Centre National d'Art et de Culture Georges-Pompidou (read from right
to left for an English translation: Georges-Pompidou Art and Culture National Center) is usually called Beaubourg
because of its location along rue Beaubourg. Or Centre Georges Pompidou.
At first sight, it looks like Godzilla's washing machine. Indeed, it
was built inside out: instead of hiding the air conducts and heating
apparatus inside the walls, as old-fashioned architects used to do, Renzo Piano thought it would be a good
idea to put them outside, on the facade. One of his goals was to allow
for a complete freedom of internal organization. He
probably wanted to shock the people, too. After all, avant-garde architecture seems
appropriate for a museum of modern art.
President Georges Pompidou, who initiated its construction in the
70s, was a modern art lover. So Beaubourg is a gigantic
blue-red thing standing right in the middle of the historical center. Indeed, from
the refreshment bar
in the library, have a look at the houses on the other side of the piazza:
some of them are extremely narrow (1 or 2 windows only) and they offer
a good catalogue of the traditional Parisian architectural 17th- and 18-th century styles.
Not only it's ugly, but it's not a great success as a work of architecture:
only twenty years after it was built, they had to close it for a major
renovation during more than a year.
And yet I love Beaubourg.
If Paris had to be destroyed and I could
save only one building, I would choose Beaubourg. The first reason is that Beaubourg hosts the National Museum
of Modern Art, a very
large museum where you can walk freely, sit down and stay for
hours. Here modern means "everything since the early 20th century" :
Picasso, Braque, Kandinsky, Léger, Alechinsky, and hundreds of
others. A large part of the museum is dedicated to contemporary
art, i.e works made by living artists : paintings, video, photographs,
even furniture. I don't really "understand" modern art. I
enjoy it, that's all.
Another reason is that Beaubourg is a very lively place.
On the piazza that extends in front
of the building, tourists sit and watch all kinds of performers. Then they enter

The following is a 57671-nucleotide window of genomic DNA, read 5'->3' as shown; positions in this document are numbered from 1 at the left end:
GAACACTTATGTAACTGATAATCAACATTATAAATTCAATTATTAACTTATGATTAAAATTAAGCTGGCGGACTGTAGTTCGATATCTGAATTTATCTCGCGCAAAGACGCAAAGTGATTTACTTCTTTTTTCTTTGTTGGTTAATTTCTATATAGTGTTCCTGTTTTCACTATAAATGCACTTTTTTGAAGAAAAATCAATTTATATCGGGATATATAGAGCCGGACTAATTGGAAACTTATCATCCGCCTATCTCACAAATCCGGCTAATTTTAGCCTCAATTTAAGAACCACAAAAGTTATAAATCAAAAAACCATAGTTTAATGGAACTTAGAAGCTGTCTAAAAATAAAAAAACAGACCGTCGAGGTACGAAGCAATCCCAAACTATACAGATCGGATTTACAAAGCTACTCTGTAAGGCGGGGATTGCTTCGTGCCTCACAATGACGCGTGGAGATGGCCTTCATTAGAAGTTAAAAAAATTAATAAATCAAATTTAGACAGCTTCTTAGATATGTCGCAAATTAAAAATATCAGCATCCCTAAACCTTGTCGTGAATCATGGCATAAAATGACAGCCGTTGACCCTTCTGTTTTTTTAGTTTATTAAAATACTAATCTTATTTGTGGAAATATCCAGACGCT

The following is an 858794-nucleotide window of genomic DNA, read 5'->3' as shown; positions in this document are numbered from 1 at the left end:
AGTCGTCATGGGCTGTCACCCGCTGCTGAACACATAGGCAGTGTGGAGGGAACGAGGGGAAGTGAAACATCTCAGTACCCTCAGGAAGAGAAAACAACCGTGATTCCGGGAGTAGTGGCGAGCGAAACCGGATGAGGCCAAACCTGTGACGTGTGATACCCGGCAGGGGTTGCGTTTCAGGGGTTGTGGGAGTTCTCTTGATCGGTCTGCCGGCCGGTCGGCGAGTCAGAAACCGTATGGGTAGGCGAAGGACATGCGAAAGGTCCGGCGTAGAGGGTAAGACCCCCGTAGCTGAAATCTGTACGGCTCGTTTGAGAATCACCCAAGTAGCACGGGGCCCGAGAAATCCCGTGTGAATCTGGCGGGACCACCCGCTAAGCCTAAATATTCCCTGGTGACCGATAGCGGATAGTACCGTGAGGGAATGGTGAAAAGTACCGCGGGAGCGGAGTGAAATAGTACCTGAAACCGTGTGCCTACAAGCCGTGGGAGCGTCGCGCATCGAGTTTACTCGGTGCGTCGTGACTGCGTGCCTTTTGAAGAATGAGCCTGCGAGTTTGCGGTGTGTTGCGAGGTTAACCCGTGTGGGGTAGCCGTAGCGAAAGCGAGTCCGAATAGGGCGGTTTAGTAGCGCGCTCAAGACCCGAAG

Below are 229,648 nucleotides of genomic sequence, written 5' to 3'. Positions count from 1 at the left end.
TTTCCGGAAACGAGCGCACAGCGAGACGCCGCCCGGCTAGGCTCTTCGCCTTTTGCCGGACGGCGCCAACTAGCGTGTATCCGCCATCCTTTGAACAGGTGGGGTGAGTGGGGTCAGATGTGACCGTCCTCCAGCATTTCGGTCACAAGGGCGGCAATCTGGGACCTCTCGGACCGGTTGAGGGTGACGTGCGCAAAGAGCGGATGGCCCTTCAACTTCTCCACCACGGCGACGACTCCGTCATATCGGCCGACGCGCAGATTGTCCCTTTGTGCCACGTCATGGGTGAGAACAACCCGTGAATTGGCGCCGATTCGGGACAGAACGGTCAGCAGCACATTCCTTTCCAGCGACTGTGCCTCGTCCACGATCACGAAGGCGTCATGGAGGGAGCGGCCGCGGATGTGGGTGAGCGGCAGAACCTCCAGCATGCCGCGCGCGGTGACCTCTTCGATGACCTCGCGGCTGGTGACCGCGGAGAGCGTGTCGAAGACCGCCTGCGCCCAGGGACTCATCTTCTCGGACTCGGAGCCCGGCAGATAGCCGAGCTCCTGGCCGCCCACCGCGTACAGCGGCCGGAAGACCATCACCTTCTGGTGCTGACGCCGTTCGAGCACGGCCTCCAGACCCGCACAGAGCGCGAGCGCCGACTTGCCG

the building, take the outside stairs that lead them to the top of the building. When
they get above the roofs, they are struck with amazement because they see
the most beautiful sunset in Paris.
The final and most important reason is that Beaubourg
contains one of the best public libraries in the world, if not the
best. It's open until 10 p.m. (other public institutions usually close early
in France). On 3 levels and 10,000 m2, it offers
350,000 books (plus tens of thousands of newspapers, videos,
maps, CDs...), all in
free access. You don't even need to ask for a book: you can walk in
the alleys and pick the ones you want. The entire culture of the world
is there. And you will always find a free seat at a table. Or you may
sit on the ground if you prefer. I know you can find things on
the Internet too, but books are much more pleasant than a screen. And you
have screens, too, for example to access newspapers archives or the Internet. You can even learn foreign languages (or French) on CD-ROMs or videotapes, listen to music, etc.
Many students come here for research or simply to do their
homework. So you should expect to queue for more than half an hour on
a Saturday afternoon. Or come after 8 pm and everything will be fine.
The only problem is that it is not always easy to find the
entrance. If you come into the main hall of Beaubourg, the guards, who
are not very smart people, will not let you enter the library: they
will force you to go out and walk around the whole building to come in
through the back entrance in a gloomy area. Well, that's true at the
time of this writing: not only the rules are irrational, but they